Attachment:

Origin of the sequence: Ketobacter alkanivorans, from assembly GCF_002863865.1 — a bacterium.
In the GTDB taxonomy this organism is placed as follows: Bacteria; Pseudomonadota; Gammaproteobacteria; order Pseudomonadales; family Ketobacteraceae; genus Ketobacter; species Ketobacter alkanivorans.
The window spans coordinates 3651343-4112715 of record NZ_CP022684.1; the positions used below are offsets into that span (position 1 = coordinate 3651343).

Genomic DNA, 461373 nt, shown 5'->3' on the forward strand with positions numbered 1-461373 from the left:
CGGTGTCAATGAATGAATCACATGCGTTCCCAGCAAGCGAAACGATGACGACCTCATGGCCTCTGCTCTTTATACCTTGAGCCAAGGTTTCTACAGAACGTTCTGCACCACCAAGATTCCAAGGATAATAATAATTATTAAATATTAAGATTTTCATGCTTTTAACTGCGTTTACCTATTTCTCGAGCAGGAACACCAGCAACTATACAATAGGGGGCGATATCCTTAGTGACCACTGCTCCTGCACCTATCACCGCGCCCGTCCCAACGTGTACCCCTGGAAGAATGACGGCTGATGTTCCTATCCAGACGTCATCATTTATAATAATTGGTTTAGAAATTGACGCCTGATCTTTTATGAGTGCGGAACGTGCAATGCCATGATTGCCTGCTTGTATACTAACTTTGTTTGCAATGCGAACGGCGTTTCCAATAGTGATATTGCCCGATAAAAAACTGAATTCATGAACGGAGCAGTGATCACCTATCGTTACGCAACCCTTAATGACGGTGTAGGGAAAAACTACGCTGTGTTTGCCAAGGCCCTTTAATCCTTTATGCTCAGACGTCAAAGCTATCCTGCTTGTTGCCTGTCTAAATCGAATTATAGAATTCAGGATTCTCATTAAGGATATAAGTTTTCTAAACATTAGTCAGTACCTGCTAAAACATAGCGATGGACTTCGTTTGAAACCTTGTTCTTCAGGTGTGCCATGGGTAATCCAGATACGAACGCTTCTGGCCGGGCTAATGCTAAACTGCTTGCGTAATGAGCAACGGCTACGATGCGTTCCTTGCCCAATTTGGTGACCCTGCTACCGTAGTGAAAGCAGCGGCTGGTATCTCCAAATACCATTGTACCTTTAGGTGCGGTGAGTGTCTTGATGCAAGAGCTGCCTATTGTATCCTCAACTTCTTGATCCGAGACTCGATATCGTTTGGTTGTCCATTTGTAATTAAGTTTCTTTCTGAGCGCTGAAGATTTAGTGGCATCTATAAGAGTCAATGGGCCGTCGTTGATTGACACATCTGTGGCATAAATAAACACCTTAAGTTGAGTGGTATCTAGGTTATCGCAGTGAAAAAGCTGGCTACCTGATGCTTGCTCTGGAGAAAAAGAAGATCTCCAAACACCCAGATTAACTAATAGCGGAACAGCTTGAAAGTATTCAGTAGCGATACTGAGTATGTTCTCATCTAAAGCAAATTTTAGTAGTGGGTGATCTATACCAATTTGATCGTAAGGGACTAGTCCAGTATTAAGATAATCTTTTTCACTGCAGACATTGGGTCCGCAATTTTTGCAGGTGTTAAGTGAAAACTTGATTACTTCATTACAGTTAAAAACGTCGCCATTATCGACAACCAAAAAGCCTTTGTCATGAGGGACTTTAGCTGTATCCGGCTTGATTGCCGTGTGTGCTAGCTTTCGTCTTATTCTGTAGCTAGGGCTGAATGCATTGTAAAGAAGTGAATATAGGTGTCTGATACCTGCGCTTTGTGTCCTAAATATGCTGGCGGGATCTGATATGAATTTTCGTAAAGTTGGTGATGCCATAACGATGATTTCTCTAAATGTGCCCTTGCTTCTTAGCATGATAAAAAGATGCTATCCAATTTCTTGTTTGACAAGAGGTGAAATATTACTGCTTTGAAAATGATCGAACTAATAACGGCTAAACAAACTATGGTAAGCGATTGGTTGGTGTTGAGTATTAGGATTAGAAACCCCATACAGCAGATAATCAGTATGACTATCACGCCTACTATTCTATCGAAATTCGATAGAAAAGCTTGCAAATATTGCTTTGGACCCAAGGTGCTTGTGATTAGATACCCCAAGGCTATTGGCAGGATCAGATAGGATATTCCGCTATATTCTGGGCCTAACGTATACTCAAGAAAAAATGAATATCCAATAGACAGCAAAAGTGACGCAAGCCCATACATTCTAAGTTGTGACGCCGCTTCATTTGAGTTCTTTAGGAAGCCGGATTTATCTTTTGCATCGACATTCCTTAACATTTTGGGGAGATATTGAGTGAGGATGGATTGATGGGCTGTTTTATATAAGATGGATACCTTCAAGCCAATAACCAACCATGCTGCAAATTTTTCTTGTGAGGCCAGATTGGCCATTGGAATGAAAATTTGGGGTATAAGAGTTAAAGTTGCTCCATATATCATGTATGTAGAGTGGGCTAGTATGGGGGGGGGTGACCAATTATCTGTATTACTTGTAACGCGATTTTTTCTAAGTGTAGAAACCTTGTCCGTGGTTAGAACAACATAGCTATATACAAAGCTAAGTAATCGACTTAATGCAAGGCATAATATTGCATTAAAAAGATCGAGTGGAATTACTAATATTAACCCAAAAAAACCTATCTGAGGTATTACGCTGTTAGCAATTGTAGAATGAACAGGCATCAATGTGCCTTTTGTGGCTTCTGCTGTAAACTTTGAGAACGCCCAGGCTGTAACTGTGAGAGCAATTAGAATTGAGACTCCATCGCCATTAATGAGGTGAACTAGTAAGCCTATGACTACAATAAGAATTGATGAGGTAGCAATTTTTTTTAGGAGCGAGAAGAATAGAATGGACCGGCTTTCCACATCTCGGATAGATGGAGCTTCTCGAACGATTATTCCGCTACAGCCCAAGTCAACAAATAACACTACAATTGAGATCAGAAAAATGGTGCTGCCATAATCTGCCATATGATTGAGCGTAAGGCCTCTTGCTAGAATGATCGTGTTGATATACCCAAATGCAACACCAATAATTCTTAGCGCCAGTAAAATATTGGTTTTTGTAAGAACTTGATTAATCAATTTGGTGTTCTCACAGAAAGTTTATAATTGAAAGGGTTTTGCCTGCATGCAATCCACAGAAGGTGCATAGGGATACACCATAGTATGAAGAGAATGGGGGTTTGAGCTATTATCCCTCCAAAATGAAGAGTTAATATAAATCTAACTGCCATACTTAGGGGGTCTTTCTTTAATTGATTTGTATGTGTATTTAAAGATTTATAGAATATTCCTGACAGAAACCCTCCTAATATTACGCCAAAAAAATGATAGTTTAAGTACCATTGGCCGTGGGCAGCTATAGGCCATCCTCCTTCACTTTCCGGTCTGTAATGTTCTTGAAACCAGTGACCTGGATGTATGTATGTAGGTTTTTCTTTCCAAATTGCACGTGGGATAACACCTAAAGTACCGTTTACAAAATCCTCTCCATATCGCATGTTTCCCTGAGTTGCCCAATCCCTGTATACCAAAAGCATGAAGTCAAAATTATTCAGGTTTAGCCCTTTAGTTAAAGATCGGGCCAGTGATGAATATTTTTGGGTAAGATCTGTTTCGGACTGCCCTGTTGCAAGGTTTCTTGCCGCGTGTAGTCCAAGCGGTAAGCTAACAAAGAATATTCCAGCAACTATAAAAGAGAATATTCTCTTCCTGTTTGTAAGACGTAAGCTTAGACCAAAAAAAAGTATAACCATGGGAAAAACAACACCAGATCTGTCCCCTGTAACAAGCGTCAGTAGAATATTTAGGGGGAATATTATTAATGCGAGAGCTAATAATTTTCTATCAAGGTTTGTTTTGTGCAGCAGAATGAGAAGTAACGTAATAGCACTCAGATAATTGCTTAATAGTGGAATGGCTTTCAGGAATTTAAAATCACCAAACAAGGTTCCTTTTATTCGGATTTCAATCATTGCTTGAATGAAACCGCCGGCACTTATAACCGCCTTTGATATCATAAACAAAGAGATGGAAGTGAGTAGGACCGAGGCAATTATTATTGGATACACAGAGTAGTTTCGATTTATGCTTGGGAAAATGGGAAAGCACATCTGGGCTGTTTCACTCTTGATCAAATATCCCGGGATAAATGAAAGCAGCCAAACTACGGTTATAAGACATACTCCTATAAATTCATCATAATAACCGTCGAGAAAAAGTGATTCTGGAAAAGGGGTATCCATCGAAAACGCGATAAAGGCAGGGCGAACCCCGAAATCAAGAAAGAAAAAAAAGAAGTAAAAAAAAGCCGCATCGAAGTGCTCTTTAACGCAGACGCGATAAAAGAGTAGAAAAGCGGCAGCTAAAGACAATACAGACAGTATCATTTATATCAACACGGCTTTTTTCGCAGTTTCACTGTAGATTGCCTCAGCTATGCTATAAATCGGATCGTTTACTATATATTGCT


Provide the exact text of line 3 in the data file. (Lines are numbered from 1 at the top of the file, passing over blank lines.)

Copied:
The window spans coordinates 3651343-4112715 of record NZ_CP022684.1; the positions used below are offsets into that span (position 1 = coordinate 3651343).